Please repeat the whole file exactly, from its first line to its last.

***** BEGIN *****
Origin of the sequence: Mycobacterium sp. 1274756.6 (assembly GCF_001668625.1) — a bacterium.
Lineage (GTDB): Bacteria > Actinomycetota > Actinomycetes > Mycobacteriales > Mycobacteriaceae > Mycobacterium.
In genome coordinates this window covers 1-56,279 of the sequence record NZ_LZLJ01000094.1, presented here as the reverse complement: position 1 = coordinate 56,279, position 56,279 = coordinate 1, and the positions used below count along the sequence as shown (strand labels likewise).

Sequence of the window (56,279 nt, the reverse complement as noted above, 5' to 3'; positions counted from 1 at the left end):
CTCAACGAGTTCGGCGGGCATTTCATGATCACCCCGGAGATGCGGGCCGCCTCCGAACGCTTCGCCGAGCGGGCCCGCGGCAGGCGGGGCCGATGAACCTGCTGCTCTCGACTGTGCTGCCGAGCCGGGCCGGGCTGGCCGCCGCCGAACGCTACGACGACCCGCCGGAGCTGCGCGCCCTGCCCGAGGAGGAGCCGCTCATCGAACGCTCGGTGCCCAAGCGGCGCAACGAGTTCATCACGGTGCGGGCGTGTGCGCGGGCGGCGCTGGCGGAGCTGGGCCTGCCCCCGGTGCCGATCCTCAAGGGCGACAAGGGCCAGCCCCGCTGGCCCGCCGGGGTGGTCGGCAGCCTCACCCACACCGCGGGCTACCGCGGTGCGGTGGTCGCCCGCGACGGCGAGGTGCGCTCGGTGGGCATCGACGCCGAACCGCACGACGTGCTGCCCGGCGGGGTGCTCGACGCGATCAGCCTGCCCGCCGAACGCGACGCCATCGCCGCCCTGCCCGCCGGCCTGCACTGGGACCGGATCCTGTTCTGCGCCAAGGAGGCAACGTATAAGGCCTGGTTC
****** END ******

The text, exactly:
Origin of the sequence: Mycobacterium sp. 1274756.6 (assembly GCF_001668625.1) — a bacterium.
Lineage (GTDB): Bacteria > Actinomycetota > Actinomycetes > Mycobacteriales > Mycobacteriaceae > Mycobacterium.
In genome coordinates this window covers 1-56,279 of the sequence record NZ_LZLJ01000094.1, presented here as the reverse complement: position 1 = coordinate 56,279, position 56,279 = coordinate 1, and the positions used below count along the sequence as shown (strand labels likewise).

Sequence of the window (56,279 nt, the reverse complement as noted above, 5' to 3'; positions counted from 1 at the left end):
CTCAACGAGTTCGGCGGGCATTTCATGATCACCCCGGAGATGCGGGCCGCCTCCGAACGCTTCGCCGAGCGGGCCCGCGGCAGGCGGGGCCGATGAACCTGCTGCTCTCGACTGTGCTGCCGAGCCGGGCCGGGCTGGCCGCCGCCGAACGCTACGACGACCCGCCGGAGCTGCGCGCCCTGCCCGAGGAGGAGCCGCTCATCGAACGCTCGGTGCCCAAGCGGCGCAACGAGTTCATCACGGTGCGGGCGTGTGCGCGGGCGGCGCTGGCGGAGCTGGGCCTGCCCCCGGTGCCGATCCTCAAGGGCGACAAGGGCCAGCCCCGCTGGCCCGCCGGGGTGGTCGGCAGCCTCACCCACACCGCGGGCTACCGCGGTGCGGTGGTCGCCCGCGACGGCGAGGTGCGCTCGGTGGGCATCGACGCCGAACCGCACGACGTGCTGCCCGGCGGGGTGCTCGACGCGATCAGCCTGCCCGCCGAACGCGACGCCATCGCCGCCCTGCCCGCCGGCCTGCACTGGGACCGGATCCTGTTCTGCGCCAAGGAGGCAACGTATAAGGCCTGGTTC